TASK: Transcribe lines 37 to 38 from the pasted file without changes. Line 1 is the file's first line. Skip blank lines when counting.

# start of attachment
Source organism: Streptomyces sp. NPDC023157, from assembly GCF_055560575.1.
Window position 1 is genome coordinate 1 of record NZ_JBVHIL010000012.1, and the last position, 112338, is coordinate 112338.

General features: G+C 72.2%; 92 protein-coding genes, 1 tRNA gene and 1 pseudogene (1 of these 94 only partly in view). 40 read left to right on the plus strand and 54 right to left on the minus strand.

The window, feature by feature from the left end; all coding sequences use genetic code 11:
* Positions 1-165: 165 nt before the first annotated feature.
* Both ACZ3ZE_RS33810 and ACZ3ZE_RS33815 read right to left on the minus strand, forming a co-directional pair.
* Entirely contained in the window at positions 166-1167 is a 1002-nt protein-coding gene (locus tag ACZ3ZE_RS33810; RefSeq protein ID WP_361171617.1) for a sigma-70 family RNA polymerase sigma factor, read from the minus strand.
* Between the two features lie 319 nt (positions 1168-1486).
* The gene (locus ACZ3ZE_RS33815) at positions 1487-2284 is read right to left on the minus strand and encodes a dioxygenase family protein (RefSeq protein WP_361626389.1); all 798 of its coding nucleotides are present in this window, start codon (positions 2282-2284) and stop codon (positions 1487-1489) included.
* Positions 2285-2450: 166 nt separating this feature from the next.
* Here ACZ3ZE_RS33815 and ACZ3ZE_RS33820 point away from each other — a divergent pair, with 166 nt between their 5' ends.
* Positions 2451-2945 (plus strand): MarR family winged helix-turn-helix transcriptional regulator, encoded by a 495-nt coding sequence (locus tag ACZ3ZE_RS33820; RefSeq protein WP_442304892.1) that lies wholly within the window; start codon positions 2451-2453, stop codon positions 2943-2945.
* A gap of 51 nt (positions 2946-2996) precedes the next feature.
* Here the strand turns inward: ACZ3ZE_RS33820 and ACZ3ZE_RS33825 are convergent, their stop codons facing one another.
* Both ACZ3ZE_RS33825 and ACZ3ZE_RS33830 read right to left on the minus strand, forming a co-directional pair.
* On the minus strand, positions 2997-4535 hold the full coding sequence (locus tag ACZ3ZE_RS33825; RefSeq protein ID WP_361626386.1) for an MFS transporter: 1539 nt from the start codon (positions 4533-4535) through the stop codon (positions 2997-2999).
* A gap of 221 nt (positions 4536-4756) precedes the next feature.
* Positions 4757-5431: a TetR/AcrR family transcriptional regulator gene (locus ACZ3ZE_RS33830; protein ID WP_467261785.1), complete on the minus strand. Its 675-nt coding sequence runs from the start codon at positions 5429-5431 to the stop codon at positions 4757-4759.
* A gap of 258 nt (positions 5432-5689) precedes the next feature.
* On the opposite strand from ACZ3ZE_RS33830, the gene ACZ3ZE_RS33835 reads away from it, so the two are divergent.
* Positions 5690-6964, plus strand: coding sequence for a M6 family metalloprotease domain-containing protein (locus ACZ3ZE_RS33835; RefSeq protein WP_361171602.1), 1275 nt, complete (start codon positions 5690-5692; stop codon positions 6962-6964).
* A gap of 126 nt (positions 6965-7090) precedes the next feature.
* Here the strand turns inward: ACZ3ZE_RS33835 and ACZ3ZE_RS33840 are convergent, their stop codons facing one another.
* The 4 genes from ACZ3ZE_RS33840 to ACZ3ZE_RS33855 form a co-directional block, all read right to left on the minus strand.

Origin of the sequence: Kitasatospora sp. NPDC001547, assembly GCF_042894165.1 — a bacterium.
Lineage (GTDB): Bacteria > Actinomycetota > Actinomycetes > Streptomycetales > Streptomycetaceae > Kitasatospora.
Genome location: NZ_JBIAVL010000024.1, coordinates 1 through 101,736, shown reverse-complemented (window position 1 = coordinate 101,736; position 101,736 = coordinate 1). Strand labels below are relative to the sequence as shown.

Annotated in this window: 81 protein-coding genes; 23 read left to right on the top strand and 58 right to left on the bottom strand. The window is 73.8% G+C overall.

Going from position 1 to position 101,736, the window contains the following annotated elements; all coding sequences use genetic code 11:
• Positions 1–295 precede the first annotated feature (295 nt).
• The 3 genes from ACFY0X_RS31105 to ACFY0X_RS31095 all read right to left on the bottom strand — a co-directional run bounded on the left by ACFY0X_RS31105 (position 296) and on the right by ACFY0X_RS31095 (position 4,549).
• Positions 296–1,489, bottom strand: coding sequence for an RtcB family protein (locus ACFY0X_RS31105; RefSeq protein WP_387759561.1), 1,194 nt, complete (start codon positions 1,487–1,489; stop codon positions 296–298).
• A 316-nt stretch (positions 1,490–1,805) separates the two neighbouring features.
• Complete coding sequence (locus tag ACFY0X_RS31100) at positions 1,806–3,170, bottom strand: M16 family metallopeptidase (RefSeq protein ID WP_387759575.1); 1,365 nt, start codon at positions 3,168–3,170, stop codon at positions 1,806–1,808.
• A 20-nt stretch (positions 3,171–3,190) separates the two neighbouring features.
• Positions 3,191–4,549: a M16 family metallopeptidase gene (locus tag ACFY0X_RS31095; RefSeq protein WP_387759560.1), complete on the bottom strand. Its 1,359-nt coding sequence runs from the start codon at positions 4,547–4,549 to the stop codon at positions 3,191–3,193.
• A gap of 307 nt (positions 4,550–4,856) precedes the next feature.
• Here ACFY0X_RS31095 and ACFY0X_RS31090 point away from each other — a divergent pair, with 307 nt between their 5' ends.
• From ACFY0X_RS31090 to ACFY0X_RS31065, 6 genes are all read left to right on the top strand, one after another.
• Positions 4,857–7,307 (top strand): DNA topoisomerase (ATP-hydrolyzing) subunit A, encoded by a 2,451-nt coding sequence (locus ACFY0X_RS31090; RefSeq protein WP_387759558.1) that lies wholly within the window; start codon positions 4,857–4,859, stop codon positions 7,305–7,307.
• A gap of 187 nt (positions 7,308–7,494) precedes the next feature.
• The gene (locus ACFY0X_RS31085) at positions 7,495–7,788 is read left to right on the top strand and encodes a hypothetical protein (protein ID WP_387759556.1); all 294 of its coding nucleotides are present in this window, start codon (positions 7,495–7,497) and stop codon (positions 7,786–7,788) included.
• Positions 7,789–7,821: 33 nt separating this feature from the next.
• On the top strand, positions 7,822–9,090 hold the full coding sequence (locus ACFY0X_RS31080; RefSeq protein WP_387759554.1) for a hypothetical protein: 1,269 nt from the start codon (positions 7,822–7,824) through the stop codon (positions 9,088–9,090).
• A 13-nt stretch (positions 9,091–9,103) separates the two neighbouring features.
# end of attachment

• A gap of 307 nt (positions 4,550–4,856) precedes the next feature.
• Here ACFY0X_RS31095 and ACFY0X_RS31090 point away from each other — a divergent pair, with 307 nt between their 5' ends.